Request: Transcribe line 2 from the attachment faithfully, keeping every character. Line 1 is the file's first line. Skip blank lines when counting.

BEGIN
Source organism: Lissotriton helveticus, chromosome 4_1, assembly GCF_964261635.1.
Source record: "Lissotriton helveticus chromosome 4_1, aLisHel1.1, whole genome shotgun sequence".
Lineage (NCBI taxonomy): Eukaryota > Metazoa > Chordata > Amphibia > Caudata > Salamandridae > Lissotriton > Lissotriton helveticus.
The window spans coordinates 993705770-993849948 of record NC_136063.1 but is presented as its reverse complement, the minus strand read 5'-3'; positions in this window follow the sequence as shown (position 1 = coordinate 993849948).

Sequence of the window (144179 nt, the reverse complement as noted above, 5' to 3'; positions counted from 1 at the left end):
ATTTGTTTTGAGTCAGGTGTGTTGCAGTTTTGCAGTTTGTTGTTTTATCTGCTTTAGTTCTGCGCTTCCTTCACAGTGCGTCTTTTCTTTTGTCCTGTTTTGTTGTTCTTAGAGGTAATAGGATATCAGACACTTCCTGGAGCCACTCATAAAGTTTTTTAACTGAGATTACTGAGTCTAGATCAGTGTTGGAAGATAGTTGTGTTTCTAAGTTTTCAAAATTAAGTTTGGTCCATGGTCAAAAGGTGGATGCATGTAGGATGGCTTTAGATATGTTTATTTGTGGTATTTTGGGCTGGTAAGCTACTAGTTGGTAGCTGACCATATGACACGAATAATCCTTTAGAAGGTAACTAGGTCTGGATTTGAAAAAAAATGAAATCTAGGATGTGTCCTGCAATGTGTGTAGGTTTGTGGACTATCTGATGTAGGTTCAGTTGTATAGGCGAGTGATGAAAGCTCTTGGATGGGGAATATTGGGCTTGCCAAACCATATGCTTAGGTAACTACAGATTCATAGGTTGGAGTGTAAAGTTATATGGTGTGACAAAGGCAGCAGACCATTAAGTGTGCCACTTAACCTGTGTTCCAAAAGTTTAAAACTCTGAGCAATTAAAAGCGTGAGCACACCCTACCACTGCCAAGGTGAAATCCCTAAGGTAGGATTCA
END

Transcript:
Source record: "Lissotriton helveticus chromosome 4_1, aLisHel1.1, whole genome shotgun sequence".